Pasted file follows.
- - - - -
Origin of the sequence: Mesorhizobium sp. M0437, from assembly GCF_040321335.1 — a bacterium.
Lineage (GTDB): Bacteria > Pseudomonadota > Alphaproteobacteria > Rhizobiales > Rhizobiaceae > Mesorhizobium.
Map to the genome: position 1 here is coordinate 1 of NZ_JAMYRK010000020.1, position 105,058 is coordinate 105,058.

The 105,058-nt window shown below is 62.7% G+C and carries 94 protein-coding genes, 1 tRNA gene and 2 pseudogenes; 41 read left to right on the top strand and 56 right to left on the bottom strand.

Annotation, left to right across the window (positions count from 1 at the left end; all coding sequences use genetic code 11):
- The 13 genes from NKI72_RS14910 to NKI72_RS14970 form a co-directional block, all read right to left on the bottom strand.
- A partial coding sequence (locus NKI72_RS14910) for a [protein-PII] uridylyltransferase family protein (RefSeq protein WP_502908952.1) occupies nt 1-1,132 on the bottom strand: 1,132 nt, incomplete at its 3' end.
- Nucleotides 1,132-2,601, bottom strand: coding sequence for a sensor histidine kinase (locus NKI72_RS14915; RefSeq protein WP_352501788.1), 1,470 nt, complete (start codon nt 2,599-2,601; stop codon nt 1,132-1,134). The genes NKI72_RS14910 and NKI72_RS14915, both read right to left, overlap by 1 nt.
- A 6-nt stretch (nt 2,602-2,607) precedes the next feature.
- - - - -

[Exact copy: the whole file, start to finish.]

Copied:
Origin of the sequence: Mesorhizobium sp. M0437, from assembly GCF_040321335.1 — a bacterium.
Lineage (GTDB): Bacteria > Pseudomonadota > Alphaproteobacteria > Rhizobiales > Rhizobiaceae > Mesorhizobium.
Map to the genome: position 1 here is coordinate 1 of NZ_JAMYRK010000020.1, position 105,058 is coordinate 105,058.

The 105,058-nt window shown below is 62.7% G+C and carries 94 protein-coding genes, 1 tRNA gene and 2 pseudogenes; 41 read left to right on the top strand and 56 right to left on the bottom strand.

Annotation, left to right across the window (positions count from 1 at the left end; all coding sequences use genetic code 11):
- The 13 genes from NKI72_RS14910 to NKI72_RS14970 form a co-directional block, all read right to left on the bottom strand.
- A partial coding sequence (locus NKI72_RS14910) for a [protein-PII] uridylyltransferase family protein (RefSeq protein WP_502908952.1) occupies nt 1-1,132 on the bottom strand: 1,132 nt, incomplete at its 3' end.
- Nucleotides 1,132-2,601, bottom strand: coding sequence for a sensor histidine kinase (locus NKI72_RS14915; RefSeq protein WP_352501788.1), 1,470 nt, complete (start codon nt 2,599-2,601; stop codon nt 1,132-1,134). The genes NKI72_RS14910 and NKI72_RS14915, both read right to left, overlap by 1 nt.
- A 6-nt stretch (nt 2,602-2,607) precedes the next feature.